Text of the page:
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“Bigger Fish” Builds To A Chaotic Climax That Would Make Tarantino Proud

Finally! A comic that puts my US History degree into good use. And to think people actually questioned what I would utitlize this degree for. Look at me now!

So, the 70s were a complicated time in the United States. Some people are still nostalgic for that point in time; others are happy to be 50 years away from it. Despite the fact that they were in the middle of a war in Vietnam, there was also a new conflict emerging on home soil – the “War on Drugs”. While it didn’t fully escalate until the 80s, said war began in 1970. And with it brought a new wave of crime amongst the drug lords. This rise inevitably came along corruption within the police force. This is the issue Ed Whiting addresses in his crime story, Bigger Fish.

Whiting works alongside Hakan Aydin who is responsible for the comic’s art. J. Francis Totti on the other hand adds to the noir-esque landscape as the colorist. Finally, Robin Jones letters the graphic novel. Bigger Fish dives straight into a drug deal gone haywire involving two friends, Danny and Mike. Danny is the nephew of one of the most powerful crime bosses in New York City; Mike is an ex-soldier and former convict looking for work.

Danny, against his uncle’s wishes, offers Mike an opportunity as the presumptive successor to his uncle, Don Zappella. Don is a lucrative cocaine handoff with prominent Mexican cartel leader, Ernesto Valdez. Mike is initially hesitant to take part in this deal. But, eventually he decides to accompany his friend. That’s about all I’m going to say. Except for, if you’ve seen Reservoir Dogs, you’ll enjoy this comic. There are double crosses, shootouts, and twists galore! Especially as Bigger Fish builds towards its climactic end.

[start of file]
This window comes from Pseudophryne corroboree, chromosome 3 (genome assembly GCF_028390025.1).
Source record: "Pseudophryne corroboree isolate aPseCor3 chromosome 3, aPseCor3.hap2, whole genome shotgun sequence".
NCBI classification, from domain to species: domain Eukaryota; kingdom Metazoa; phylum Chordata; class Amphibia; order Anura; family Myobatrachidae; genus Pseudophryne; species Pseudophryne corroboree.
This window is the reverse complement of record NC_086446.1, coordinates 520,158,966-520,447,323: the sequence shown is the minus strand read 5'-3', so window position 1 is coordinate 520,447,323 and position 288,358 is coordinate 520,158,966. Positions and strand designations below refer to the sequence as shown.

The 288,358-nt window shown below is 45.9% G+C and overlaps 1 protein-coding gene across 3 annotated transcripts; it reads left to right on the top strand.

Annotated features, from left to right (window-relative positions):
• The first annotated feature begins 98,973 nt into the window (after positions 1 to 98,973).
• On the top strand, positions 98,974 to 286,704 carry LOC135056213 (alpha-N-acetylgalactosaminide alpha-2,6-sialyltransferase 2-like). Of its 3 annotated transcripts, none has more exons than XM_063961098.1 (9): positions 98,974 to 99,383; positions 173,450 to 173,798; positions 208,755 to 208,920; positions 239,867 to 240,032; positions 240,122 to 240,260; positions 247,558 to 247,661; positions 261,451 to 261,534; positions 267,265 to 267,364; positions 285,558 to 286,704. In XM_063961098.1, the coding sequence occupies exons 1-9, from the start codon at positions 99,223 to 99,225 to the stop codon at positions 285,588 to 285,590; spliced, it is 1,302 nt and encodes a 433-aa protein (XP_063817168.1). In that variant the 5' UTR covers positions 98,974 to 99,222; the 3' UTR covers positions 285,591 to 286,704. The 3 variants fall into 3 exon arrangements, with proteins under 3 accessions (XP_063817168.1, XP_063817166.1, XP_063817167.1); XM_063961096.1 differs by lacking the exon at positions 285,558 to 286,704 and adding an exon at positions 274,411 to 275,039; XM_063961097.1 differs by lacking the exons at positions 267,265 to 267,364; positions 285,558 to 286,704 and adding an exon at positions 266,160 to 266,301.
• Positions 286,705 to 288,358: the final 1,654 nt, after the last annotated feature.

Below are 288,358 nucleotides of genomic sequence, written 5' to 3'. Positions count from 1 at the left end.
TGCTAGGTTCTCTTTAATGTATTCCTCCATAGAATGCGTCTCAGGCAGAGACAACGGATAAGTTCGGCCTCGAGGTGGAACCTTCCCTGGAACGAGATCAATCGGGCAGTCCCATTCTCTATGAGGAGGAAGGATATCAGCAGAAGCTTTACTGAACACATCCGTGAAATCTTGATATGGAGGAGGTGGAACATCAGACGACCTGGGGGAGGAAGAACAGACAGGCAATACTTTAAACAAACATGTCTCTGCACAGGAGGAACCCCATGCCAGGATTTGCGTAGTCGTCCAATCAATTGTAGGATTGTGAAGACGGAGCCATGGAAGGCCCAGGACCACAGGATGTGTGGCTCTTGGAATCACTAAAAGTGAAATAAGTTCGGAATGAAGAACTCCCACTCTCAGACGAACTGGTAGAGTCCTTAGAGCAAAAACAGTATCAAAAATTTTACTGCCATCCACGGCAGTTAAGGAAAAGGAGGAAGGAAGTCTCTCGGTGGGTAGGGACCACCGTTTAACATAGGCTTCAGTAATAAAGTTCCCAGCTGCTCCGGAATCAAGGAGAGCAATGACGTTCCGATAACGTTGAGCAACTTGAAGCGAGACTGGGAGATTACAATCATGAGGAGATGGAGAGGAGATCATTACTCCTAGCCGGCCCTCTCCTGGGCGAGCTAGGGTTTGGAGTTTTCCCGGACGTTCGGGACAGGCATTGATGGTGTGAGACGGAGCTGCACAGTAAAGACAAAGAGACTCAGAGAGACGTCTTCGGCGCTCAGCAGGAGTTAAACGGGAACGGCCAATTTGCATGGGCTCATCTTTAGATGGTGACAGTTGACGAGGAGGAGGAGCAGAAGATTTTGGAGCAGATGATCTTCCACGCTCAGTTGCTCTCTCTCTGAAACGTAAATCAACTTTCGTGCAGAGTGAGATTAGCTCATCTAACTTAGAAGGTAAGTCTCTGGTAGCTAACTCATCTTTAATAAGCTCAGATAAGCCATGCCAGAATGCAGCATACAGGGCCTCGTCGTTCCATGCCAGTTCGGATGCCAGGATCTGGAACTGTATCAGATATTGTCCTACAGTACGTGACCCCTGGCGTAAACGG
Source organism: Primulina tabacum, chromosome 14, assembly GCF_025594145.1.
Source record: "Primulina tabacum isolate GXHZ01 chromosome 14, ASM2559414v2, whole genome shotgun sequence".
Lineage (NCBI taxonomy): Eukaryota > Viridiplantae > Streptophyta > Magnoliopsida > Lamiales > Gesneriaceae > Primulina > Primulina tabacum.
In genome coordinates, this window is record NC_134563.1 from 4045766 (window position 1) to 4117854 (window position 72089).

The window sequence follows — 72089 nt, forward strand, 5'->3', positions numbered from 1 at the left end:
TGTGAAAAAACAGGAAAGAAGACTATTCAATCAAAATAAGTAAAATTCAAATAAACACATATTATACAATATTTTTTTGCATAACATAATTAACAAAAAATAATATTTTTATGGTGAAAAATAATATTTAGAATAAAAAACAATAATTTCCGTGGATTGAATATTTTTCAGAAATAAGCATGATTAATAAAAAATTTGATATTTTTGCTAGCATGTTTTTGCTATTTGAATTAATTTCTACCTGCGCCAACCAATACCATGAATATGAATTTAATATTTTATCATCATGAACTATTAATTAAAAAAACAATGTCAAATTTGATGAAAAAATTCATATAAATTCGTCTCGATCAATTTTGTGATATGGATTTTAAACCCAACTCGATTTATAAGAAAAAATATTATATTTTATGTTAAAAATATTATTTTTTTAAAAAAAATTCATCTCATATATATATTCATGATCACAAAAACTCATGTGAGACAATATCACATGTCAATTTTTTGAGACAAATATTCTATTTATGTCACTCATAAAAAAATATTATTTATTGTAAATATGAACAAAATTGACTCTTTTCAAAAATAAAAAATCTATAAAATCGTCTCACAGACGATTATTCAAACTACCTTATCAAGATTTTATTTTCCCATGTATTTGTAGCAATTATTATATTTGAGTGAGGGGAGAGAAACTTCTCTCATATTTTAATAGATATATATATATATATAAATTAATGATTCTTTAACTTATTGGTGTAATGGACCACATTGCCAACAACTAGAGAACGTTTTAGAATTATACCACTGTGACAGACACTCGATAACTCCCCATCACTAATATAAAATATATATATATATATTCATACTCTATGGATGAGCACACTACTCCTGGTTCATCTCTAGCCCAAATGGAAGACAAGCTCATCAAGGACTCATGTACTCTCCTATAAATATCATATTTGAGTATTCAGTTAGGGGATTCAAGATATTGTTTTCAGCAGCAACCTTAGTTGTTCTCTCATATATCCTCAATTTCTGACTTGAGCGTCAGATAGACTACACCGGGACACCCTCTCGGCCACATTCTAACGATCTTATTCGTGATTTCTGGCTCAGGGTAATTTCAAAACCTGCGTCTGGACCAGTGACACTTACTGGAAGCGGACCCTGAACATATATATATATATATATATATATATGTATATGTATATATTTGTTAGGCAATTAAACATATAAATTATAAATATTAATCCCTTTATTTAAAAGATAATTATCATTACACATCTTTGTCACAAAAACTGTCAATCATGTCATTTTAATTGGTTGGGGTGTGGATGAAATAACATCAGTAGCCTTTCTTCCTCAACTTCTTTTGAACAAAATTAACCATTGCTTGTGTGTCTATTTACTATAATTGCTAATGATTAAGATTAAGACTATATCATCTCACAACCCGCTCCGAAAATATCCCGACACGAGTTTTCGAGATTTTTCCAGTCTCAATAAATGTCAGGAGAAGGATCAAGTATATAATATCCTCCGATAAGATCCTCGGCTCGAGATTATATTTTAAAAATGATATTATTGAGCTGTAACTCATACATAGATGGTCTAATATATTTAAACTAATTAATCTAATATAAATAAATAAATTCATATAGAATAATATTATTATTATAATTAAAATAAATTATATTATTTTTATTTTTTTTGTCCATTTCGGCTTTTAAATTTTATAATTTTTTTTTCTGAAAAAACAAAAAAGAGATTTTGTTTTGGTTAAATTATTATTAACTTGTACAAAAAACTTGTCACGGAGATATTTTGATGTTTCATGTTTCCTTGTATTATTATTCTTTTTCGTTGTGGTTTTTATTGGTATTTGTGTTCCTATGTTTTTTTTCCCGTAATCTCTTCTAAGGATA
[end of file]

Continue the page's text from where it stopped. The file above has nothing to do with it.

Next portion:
All the while, the cop duo of Boyd Dolan and Gene Wurlitzer attempt to infiltrate the deal. The two’s willingness to break every code adds to the comic’s tension and brings up how this “new all out-offensive” on drugs leads to a lot of criminals becoming more and more dangerous, and a lot of cops becoming even more corrupt. Not that many of these characters in Bigger Fish deserve much sympathy. Aside from maybe, our protagonist Mike. The story revolves around him, after all.

Mike turns out to be a lot more complex than meets the eye. At least, compared to his first appearance where Danny convinces him to take this job. Other than that, in terms of unexpected plot twists, Bigger Fish is a really fun read. I believe it would appeal to a lot of people. Whiting’s work additionally gives detailed insight into the criminal underworld during the 1970s. In this environment, it’s about breaking the right rules and laws, with one misstep proving to be potentially fatal.

Bigger Fish is a wild ride. I believe it will remind people of a lot of the neo-noir, crime drama cinematic classics they watched growing up.

So what did you think of Bigger Fish? And what part surprised you the most? If you need to put your own history smarts to use, give this one a try! It’s available here. You can also find out more about the creator Ed Whiting over on his Twitter. And while there, don’t forget to check out our own Twitter, and other socials such as Facebook!

About the author

Dylan FIne

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